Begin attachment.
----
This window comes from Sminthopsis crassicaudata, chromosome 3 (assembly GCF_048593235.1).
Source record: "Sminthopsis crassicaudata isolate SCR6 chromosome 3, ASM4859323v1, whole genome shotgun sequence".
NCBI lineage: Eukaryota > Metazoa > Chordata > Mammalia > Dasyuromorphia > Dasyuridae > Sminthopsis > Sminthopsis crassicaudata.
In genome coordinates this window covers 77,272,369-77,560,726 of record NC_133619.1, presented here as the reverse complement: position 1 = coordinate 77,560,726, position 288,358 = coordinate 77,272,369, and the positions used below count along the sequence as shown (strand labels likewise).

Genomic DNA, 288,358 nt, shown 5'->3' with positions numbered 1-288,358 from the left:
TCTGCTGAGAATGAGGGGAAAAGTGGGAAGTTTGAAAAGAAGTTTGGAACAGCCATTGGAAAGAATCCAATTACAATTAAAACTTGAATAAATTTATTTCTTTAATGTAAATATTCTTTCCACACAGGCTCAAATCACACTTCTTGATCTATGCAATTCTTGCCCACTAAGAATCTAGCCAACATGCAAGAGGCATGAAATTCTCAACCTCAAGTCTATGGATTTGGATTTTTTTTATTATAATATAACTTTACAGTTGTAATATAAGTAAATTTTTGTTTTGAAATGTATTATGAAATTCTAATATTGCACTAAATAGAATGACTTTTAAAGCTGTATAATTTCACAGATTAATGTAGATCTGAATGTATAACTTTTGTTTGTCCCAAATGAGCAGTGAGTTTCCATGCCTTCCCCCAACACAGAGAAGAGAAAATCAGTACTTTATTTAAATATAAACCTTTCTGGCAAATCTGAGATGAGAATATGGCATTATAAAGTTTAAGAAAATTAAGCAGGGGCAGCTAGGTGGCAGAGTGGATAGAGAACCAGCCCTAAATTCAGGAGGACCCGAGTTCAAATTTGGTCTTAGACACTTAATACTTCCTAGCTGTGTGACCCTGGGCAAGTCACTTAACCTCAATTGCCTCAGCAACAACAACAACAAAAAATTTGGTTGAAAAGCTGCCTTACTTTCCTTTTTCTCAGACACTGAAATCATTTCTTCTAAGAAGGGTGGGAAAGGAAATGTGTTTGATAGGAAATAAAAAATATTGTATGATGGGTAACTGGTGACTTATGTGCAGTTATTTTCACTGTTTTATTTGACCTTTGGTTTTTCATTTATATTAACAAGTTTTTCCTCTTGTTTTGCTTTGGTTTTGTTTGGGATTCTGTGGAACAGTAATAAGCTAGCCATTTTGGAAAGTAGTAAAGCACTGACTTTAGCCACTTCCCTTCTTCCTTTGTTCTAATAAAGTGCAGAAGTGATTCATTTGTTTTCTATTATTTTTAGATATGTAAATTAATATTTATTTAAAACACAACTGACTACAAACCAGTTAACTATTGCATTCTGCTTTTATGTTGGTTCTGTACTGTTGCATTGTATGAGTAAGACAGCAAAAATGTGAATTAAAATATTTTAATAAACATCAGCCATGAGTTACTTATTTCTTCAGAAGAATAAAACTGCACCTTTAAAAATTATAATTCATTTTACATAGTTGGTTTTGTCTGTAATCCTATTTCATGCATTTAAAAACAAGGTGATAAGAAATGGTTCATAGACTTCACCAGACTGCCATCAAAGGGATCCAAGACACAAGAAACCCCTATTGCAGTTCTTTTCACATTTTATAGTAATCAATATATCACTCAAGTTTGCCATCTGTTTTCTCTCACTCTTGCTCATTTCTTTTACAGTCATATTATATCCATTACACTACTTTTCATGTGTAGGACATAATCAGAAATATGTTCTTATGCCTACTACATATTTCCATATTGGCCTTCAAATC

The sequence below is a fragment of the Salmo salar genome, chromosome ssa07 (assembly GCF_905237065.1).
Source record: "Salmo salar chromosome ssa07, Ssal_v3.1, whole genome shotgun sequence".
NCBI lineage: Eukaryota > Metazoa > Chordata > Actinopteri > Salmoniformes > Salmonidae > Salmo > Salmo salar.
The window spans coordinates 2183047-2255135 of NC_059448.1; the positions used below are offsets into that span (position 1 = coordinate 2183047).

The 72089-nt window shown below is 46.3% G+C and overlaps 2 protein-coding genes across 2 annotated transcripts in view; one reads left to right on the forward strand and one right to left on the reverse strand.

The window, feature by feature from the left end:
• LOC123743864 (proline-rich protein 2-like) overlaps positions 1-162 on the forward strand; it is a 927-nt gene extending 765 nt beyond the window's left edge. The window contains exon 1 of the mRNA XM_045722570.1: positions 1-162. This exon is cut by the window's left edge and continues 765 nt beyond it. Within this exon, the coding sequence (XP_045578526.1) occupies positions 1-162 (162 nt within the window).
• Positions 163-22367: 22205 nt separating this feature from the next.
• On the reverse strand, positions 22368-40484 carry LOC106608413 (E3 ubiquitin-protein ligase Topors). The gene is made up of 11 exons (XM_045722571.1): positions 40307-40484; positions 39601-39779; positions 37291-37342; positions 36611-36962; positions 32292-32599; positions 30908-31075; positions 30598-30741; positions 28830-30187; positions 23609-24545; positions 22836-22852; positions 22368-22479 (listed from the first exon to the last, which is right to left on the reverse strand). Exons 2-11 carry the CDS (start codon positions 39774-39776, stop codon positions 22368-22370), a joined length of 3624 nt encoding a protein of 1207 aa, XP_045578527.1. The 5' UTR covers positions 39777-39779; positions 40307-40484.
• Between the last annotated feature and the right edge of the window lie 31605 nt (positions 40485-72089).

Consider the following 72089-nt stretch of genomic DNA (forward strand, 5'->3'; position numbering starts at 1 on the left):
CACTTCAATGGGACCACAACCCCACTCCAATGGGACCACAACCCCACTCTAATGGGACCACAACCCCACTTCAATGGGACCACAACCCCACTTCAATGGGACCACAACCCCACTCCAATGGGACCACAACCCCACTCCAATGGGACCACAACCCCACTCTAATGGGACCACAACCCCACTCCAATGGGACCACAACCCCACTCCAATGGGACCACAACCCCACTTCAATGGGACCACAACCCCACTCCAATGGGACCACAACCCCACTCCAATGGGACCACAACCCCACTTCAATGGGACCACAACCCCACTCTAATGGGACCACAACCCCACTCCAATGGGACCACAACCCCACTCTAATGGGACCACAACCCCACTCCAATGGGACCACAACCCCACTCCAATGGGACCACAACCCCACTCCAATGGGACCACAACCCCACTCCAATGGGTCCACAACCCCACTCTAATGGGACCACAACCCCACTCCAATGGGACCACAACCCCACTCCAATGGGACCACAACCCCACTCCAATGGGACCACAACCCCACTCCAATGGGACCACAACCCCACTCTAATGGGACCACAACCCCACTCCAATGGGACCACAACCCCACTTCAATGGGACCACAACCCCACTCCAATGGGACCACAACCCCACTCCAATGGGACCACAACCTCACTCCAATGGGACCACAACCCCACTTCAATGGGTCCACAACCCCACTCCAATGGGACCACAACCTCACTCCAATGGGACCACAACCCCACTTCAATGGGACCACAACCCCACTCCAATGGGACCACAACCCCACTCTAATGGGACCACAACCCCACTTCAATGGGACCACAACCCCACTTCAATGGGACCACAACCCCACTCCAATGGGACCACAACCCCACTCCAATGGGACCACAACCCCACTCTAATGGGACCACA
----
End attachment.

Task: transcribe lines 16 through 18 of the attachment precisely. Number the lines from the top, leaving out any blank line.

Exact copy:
• Between the last annotated feature and the right edge of the window lie 31605 nt (positions 40485-72089).

Consider the following 72089-nt stretch of genomic DNA (forward strand, 5'->3'; position numbering starts at 1 on the left):
CACTTCAATGGGACCACAACCCCACTCCAATGGGACCACAACCCCACTCTAATGGGACCACAACCCCACTTCAATGGGACCACAACCCCACTTCAATGGGACCACAACCCCACTCCAATGGGACCACAACCCCACTCCAATGGGACCACAACCCCACTCTAATGGGACCACAACCCCACTCCAATGGGACCACAACCCCACTCCAATGGGACCACAACCCCACTTCAATGGGACCACAACCCCACTCCAATGGGACCACAACCCCACTCCAATGGGACCACAACCCCACTTCAATGGGACCACAACCCCACTCTAATGGGACCACAACCCCACTCCAATGGGACCACAACCCCACTCTAATGGGACCACAACCCCACTCCAATGGGACCACAACCCCACTCCAATGGGACCACAACCCCACTCCAATGGGACCACAACCCCACTCCAATGGGTCCACAACCCCACTCTAATGGGACCACAACCCCACTCCAATGGGACCACAACCCCACTCCAATGGGACCACAACCCCACTCCAATGGGACCACAACCCCACTCCAATGGGACCACAACCCCACTCTAATGGGACCACAACCCCACTCCAATGGGACCACAACCCCACTTCAATGGGACCACAACCCCACTCCAATGGGACCACAACCCCACTCCAATGGGACCACAACCTCACTCCAATGGGACCACAACCCCACTTCAATGGGTCCACAACCCCACTCCAATGGGACCACAACCTCACTCCAATGGGACCACAACCCCACTTCAATGGGACCACAACCCCACTCCAATGGGACCACAACCCCACTCTAATGGGACCACAACCCCACTTCAATGGGACCACAACCCCACTTCAATGGGACCACAACCCCACTCCAATGGGACCACAACCCCACTCCAATGGGACCACAACCCCACTCTAATGGGACCACA